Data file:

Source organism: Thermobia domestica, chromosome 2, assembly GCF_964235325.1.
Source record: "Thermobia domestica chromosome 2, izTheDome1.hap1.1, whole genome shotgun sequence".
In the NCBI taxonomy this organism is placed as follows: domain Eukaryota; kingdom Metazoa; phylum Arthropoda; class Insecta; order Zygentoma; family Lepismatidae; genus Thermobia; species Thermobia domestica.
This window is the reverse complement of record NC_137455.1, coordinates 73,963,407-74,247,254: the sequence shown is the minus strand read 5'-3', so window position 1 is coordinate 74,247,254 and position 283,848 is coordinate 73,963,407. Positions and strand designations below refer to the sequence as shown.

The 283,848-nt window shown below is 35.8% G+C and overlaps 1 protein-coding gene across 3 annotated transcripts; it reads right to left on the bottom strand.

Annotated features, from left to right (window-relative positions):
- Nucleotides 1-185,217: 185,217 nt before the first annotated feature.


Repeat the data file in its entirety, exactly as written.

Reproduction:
Source organism: Thermobia domestica, chromosome 2, assembly GCF_964235325.1.
Source record: "Thermobia domestica chromosome 2, izTheDome1.hap1.1, whole genome shotgun sequence".
In the NCBI taxonomy this organism is placed as follows: domain Eukaryota; kingdom Metazoa; phylum Arthropoda; class Insecta; order Zygentoma; family Lepismatidae; genus Thermobia; species Thermobia domestica.
This window is the reverse complement of record NC_137455.1, coordinates 73,963,407-74,247,254: the sequence shown is the minus strand read 5'-3', so window position 1 is coordinate 74,247,254 and position 283,848 is coordinate 73,963,407. Positions and strand designations below refer to the sequence as shown.

The 283,848-nt window shown below is 35.8% G+C and overlaps 1 protein-coding gene across 3 annotated transcripts; it reads right to left on the bottom strand.

Annotated features, from left to right (window-relative positions):
- Nucleotides 1-185,217: 185,217 nt before the first annotated feature.